Be prepared for the following on the day you take the written examination:
- Provide proof that you are a legal resident of Hawaii
- Provide proof of your legal name, date of birth and social security number
- Complete the application for a permit
- Pass road sign and vision exams
If you are under 18, your parent or legal guardian must be present when you take the test. Only residents with an out-of-state driver’s license are not required to take the driving test.
Fees for the road test, written examination and instruction permit varies among counties.
Motorcycle Licensing Information in Hawaii
Hawaii residents may apply for a Class 2 motorcycle license by following a process similar to receiving a Class 2 driver’s license. Each applicant must pass four separate tests: vision, sign and road identification, motorcycle-specific written exam and on-road skills test.
A passing score for the vision test is 70, which means you have a minimum 20/40 eyesight. It is essential to pass the vision test before you can move to the next testing phase. If your score is lower, you will need to receive corrective lenses from an ophthalmologist before retaking the vision test.
The sign and road identification test measures your perception of the color used for road signs. In addition, the test demonstrates how well you can identify basic road signs.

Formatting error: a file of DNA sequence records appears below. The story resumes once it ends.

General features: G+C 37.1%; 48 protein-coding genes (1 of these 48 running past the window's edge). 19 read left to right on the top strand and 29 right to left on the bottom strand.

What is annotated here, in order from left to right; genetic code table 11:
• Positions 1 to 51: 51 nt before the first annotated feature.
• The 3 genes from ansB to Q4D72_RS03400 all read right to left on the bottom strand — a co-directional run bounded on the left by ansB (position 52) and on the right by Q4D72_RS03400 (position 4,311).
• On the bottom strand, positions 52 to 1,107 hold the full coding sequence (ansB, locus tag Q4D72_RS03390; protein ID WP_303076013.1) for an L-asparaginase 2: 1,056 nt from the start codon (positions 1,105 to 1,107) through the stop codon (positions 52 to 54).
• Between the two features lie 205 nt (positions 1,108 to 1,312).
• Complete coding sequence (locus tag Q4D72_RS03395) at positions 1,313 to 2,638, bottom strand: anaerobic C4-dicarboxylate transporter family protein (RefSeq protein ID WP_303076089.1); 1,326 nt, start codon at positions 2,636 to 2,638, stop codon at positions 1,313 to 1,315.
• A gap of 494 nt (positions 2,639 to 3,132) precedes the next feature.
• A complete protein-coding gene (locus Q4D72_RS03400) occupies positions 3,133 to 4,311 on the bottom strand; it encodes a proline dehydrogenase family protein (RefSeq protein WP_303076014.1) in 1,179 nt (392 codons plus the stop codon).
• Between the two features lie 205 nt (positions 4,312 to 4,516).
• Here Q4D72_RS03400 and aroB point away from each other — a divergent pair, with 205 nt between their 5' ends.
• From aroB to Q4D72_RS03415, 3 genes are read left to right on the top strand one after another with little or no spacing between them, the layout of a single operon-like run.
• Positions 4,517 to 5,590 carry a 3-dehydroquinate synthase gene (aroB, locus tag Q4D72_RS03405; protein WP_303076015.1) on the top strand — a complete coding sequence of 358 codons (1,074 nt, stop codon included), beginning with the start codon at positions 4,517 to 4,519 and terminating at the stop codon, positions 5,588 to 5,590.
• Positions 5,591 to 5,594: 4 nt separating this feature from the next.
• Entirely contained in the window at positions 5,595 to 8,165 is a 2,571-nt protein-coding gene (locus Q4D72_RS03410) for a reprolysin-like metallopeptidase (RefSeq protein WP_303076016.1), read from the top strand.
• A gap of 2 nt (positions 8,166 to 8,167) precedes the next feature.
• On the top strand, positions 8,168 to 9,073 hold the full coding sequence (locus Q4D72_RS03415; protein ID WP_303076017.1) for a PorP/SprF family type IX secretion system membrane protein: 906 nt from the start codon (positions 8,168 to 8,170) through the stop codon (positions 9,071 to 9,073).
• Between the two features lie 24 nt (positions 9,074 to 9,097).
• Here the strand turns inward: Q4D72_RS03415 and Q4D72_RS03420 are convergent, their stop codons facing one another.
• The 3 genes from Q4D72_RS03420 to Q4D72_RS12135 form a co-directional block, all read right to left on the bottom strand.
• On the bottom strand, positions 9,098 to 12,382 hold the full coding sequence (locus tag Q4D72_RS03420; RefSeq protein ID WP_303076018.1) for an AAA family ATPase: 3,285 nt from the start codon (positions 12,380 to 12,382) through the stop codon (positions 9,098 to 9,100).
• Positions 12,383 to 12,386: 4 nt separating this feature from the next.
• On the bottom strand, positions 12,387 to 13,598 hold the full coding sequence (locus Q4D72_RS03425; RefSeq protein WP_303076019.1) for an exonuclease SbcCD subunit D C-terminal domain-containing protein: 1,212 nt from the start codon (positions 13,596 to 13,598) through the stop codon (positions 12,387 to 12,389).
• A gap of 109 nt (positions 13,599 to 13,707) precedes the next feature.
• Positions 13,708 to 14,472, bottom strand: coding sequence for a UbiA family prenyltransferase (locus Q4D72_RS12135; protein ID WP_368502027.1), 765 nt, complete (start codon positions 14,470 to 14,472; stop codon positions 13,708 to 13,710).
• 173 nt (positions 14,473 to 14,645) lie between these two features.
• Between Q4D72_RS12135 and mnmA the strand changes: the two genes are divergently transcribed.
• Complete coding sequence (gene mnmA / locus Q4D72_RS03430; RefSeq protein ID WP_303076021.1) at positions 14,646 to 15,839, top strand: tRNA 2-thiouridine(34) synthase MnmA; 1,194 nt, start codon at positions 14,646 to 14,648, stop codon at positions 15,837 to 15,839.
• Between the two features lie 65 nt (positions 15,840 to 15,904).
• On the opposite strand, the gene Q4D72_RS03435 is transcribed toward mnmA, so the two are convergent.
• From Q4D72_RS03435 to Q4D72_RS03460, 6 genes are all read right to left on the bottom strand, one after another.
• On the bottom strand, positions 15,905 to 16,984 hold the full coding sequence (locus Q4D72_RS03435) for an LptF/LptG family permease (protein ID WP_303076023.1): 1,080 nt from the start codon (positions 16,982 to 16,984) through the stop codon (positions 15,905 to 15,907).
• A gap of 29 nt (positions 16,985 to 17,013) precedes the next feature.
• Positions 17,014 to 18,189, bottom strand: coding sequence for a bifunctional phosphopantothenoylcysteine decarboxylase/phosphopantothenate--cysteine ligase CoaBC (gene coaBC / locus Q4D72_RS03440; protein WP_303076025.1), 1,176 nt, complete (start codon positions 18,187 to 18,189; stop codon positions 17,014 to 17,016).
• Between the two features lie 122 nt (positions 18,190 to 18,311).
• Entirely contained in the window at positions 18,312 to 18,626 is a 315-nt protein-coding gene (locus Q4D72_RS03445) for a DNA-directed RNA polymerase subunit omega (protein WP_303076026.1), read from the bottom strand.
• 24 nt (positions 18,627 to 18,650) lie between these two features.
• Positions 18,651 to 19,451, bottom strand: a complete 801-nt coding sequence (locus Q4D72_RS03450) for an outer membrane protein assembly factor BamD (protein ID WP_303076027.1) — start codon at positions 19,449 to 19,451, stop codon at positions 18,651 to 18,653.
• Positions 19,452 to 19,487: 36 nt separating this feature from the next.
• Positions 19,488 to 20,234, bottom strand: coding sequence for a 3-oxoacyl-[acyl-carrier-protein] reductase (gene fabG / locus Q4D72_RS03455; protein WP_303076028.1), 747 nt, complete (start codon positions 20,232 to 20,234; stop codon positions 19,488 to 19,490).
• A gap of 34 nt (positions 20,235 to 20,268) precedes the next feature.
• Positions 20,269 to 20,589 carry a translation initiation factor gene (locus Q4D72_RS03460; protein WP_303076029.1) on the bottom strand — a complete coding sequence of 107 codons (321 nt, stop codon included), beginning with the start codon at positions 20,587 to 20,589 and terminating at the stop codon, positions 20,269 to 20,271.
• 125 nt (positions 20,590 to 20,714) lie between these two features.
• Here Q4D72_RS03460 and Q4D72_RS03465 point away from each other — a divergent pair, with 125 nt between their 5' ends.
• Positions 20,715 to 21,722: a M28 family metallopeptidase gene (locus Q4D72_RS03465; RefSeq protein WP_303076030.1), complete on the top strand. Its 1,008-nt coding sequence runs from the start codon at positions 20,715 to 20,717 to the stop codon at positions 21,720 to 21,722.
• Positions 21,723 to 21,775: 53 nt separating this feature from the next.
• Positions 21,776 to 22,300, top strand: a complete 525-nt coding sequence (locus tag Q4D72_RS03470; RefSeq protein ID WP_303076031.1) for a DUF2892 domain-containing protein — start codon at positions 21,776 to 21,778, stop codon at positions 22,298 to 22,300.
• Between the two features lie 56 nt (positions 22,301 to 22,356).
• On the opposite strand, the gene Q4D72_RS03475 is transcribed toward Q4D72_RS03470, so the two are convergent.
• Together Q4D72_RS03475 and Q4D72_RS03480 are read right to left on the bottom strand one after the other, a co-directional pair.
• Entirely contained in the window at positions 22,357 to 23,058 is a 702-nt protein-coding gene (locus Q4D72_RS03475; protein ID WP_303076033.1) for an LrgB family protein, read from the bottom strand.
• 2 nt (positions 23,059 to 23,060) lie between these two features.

You are required to take the written exam and a motorcycle-specific exam if you do not have a Class 3 license. If you have a Class 3 driver’s license, you might be exempt from taking the written exam. Typically, this decision is up to the examiner’s discretion.
The on-road skills test assesses your ability to handle a motorcycle during basic maneuvers. The test is given on a closed course using simulated settings to evaluate your proficiency level.
Commercial Vehicle Licensing Information in Hawaii
Class 4 commercial driver’s licenses (CDLs) are issued to residents who will drive vehicles that weigh between 15,001 and 26,000 lbs. The minimum age to apply in Hawaii is 21 and no intrastate option exists for resident 18-21 years old. This also applies to new residents under age 21 who have an out-of-state CDL. You will have to wait until you turn 21 before legally driving a commercial vehicle in Hawaii.
To begin the process for obtaining a CDL in Hawaii, you will need to:
- Complete a CDL application
- Provide proof of your age, social security number and current driver’s license
- Submit a DOT medical report
- Pass an eye exam, knowledge test and written endorsement exams
You will receive a CDL instruction permit that is valid for six months. With a permit, you can practice before taking the actual road test. The road test is administered at select offices and requires an appointment.
The CDL is valid for six years for residents between 21 and 71; residents 72 or older must renew their CDL every two years with a stringent medical clearance process.
Fees for the CDL process include:
- $15 knowledge test
- $5 per endorsement
- $30 instruction permit
Restriction codes may apply based on the type of CDL you need. This includes endorsements.
More Resources on Auto Insurance in Hawaii
Department of Insurance
- P.O. Box 3614 Honolulu, Hawaii 96811
- Phone: (808) 586-2790, (808) 586-2799
- Fax: (808) 586-2806